Stories and Silence in Phnom Penh: How I Learned about Cambodia’s Haunting History

Stories and Silence in Phnom Penh: How I Learned about Cambodia’s Haunting History

{Disclaimer: this post discusses difficult content and may not be appropriate for all readers.}

[This post is the third part in a four-part series on my recent trip to Southeast Asia]

The Cambodian people are a warm, smiling, welcoming people. The people we met in our travels were gracious and kind. The kind of people who wave and smile brightly as you stand confused trying to cross the toad with never-ending traffic with your obviously-tourist pack. A wave and smile that doesn’t judge but says “Welcome to Cambodia!”. The capital of Phnom Penh is developing so quickly that if you stand still long enough, you can watch the city grow. However, this shift in development comes after a horrific period in their history, followed by international misunderstanding and mishandling in the wake of a genocide.

Cambodian countryside

I knew little of the Cambodian genocide until watching Brother Number One at the then called Global Visions Festival in Edmonton. It told the story of the genocide through one man’s journey to understand what happened to his brother after he sailed into Cambodian waters in 1978. It was powerful and gruesome and heart-breaking.

During our stay in Phnom Penh, the travel-savvy Camille organized a van to tour for our group, a fantastic hodge-podge of six visiting Canadians who happened upon the city at the same time. The van would take us to two memorial sites dedicated to the victims of the Khmer Rouge genocide: the Killing Fields and S21.

Killing Fields
The uncovered Killing Fields.

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What will be our Angkor Wat?: Explorations in Angkor

What will be our Angkor Wat?: Explorations in Angkor

[This post is the second part in a four-part series on my recent trip to Southeast Asia]

Walking past the people hawking elephant pants and the fresh fruit stands, I approached my first temple within Angkor Wat – Pre Rup, a temple in tribute to the king’s mother. A Hindu temple, built in the 10th century before the Cambodian people converted to Buddhism. Our tour guide explained how a whole town would have lived surrounding the temple and where we stood was once covered in water. He drew in the sand to detail the layout and used the hand carved leather works for sale to illustrate the symbols of the ancient civilization.

Pre Rup carvings

The endurance of the structure became clear as I slowly climbed the steps of the central tower, the cremation tower. The steps rose more than a foot each time, ensuring a calmer, more solemn pace, especially as centuries of footsteps followed by modern-day tourism have rounded the edges of each stair. The restored ornate carvings marking each doorway add an otherworldly charm. The dancing and fighting figures intertwined with plants and animals tell stories I only begin to understand after sitting and reading my guidebook and looking and reading and looking.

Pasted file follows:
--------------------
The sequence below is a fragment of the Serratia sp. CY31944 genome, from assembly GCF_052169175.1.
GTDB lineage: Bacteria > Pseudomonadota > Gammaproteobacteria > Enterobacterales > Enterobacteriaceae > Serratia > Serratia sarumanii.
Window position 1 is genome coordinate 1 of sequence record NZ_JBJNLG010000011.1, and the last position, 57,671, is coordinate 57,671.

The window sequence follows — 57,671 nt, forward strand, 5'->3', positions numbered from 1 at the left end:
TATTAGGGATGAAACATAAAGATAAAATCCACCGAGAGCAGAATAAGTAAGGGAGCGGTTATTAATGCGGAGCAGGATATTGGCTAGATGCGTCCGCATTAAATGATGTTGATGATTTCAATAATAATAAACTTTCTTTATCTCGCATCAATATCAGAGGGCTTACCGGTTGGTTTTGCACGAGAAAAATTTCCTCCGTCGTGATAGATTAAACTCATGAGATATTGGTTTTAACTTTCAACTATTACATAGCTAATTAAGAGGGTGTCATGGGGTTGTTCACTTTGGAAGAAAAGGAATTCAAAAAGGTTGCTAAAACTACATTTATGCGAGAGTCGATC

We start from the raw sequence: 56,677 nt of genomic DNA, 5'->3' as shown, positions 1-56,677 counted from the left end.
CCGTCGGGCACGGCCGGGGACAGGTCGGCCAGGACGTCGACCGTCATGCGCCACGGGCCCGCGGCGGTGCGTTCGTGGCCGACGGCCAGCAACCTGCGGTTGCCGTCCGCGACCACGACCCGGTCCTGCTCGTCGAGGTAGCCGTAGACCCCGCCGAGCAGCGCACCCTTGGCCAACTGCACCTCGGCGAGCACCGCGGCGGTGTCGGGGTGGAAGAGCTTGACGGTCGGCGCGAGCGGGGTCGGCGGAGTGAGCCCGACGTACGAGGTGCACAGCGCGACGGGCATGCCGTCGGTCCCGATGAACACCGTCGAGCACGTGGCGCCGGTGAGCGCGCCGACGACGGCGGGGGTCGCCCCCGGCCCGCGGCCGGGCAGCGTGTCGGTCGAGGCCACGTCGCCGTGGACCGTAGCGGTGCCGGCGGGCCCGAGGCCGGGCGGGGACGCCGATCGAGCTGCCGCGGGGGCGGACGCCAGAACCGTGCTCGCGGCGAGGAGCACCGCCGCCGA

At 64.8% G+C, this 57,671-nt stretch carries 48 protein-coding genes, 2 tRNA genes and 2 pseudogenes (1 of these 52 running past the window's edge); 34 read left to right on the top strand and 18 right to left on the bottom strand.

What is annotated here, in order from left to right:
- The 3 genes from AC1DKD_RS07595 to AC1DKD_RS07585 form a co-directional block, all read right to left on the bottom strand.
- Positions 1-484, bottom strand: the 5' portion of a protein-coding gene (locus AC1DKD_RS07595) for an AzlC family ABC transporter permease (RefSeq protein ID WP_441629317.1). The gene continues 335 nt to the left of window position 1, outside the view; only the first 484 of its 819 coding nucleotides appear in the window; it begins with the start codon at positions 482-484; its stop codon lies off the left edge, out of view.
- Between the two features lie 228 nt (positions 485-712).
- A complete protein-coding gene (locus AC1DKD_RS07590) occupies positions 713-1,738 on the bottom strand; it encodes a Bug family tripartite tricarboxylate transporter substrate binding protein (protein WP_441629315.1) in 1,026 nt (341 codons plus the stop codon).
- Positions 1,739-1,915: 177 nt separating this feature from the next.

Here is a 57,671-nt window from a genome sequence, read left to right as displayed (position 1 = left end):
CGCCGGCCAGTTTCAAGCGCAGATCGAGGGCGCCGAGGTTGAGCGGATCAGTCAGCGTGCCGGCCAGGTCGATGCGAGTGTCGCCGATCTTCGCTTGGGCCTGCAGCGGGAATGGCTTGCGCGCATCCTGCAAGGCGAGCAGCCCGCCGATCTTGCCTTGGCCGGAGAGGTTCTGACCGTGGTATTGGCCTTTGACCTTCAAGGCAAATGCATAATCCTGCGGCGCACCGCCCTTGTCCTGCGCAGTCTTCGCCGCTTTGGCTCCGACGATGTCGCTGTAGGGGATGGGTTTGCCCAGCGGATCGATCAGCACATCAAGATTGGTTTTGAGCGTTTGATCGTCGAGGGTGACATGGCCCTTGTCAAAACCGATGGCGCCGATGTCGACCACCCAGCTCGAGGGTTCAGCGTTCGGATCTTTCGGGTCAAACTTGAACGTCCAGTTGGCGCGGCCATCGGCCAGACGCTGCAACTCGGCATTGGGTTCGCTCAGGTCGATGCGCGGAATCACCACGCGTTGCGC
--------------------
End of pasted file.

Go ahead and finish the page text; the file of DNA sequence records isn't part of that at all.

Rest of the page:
Exploring Angkor

The Angkor Archeological Park Complex is immense. It is larger than life and has withstood centuries of life. From weather to rediscovery to theft to the Khmer Rouge, this immense center of worship that expands over 400 acres is the largest religious monument in the world, Lonely Planet’s number one site in the world, and is hard to truly comprehend.

Angkor Wat at sunrise

We explored it by van, by tuktuk, and by bicycle. By guide, by guidebook, and by gut.  The site is overwhelming and has a lifetime of exploration possibilities. After just three days and scratching the surface, I walked away with a feeling of awe and endurance.

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Bangkok Streets: The Savvy Sightseeing Way

Bangkok Streets: The Savvy Sightseeing Way

[This post is the first part in a four-part series on my recent trip to Southeast Asia]

Bangkok is a feast for the senses and a city of cities. I just scratched the surface and can only share my brief experience as one that made me want to go back. Bangkok was swept from a sleepy trade town to a scandalous city during the Viet Nam War (or, as they say in that end of the world, the American War) and has grown into a modern metropolis. It has architectural, cultural and culinary delights worth traveling for. For all its sites, the best way to experience it, in my humble opinion, was through its streets.

Bangkok Chess break on Silom Road
Chess break on Silom Road